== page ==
Percentage returns Online Vote

Best Production in the Welsh Language hosted by Golwg360

Tir Sir Gar- Theatr Genedlaethol Cymru 43.86% 168 votes

Llanast-Theatr Bara Caws 25.85% 99 votes

Blodeuwedd-Theatr Genedlaethol Cymru 19.06% 73 votes

Cyfaill-Theatr Bara Caws 6.01% 23 votes

Y Bont-Theatr Genedlaethol Cymru 5.22% 20 votes

Total entries 383

Percentage Returns Online Vote

Best Production in the English Language hosted by Wales Online

Tonypandemonium – National Theatre Wales  39.1% 398 votes

Love and Money – Waking Exploits 21.1% 215 votes

Parallel Lines – Dirty Protest 19.8% 202 votes

The Bloody Ballad – Gagglebabble 15.7% 160 votes

Caligula – August 012 4.3% 44 votes

Total entries 1, 019

Theatre Critics of Wales Awards 2014: Selecting the Best Playwright in the English Language Category

TCWA Image

Theatre Critics of Wales Awards 2014: Selecting the Best Playwright in the English Language Category

by Phil Morris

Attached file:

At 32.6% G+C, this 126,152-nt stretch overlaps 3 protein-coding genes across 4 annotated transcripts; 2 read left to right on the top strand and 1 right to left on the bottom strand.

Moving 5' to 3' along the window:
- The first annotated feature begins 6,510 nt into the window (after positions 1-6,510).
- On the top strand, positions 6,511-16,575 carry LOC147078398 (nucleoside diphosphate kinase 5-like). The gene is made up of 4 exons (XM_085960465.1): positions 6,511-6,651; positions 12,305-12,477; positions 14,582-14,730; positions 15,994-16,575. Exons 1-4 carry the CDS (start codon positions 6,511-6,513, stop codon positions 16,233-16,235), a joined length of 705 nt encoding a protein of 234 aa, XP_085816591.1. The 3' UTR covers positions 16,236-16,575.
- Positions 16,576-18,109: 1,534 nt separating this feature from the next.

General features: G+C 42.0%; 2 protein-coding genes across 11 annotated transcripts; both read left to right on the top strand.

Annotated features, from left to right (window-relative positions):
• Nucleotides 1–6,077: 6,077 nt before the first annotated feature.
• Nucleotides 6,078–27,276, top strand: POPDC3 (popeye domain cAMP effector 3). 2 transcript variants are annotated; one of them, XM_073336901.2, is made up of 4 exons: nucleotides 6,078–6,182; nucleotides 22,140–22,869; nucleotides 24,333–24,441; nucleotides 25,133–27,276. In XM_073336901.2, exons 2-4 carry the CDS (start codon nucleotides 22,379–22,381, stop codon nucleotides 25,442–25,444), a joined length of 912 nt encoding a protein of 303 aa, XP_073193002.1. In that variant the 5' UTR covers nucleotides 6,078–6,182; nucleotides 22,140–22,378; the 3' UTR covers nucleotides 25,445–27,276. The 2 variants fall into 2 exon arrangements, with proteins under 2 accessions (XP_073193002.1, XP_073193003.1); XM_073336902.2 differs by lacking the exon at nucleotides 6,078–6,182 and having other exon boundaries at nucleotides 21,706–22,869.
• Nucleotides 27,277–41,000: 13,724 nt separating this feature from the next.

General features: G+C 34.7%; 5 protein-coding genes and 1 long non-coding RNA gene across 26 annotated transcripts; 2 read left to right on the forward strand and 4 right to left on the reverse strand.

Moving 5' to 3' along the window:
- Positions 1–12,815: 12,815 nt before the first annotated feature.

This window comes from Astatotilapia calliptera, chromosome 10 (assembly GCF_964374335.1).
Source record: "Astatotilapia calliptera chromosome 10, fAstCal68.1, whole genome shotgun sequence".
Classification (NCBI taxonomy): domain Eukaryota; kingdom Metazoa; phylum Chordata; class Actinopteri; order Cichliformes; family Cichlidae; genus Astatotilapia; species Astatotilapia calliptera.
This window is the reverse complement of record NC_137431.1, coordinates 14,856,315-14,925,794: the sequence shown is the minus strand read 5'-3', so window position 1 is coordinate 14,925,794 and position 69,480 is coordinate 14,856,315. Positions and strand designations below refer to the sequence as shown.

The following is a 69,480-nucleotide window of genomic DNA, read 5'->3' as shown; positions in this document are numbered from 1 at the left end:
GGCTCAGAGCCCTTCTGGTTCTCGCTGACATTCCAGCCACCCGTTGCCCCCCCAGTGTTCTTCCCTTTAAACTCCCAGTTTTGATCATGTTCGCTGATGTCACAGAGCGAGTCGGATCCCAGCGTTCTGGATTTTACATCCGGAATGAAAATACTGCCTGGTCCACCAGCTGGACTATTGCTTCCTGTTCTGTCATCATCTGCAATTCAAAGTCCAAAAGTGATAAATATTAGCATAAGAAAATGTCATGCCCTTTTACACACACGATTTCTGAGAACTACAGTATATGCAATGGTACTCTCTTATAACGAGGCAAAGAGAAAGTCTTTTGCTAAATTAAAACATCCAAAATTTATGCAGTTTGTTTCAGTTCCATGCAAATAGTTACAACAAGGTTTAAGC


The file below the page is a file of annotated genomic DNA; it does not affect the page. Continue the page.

The Wales Arts Review readily acknowledges the importance of Guy O’Donnell’s development work with young and ‘third-age’ critics, through his Bridgend-based projects, as we believe that creativity thrives and standards of practice improve in a climate of informed critical debate. We have also proudly supported the Theatre Critics of Wales Awards, which Guy and the Young Critics founded last year, as a forum that brings a welcome focus to recent exciting developments in the Welsh performing arts.

There are those who criticise awards events as exercises in mutual backslapping and marketing, those for whom the very notion of judging artistic work is too highly subjective and reductive. The language of awards categories is unhelpful here – can it really be said that one play is objectively better than others? Of course not. One answer might be to give an award to the ‘play that was deemed, subjectively by a group of people with some claim to know what they are talking about, at a specific point in time, as being of such singular distinction that they decided to recognise its achievement with a trophy’ – but you could never find a plaque big enough for the engraving. Why not dispense with a theatre awards event altogether? Well, that would only serve to deprive theatre artists, critics and audience members of an opportunity to debate, in public, aesthetic values and cultural trends in Welsh theatre. It is the impossibility of being able to proclaim a performance or play as being definitively the ‘best’ that provides the TCWA with its sense of purpose – it gets people talking about theatre, opera and dance and provides benchmarks against which artists can measure their future work.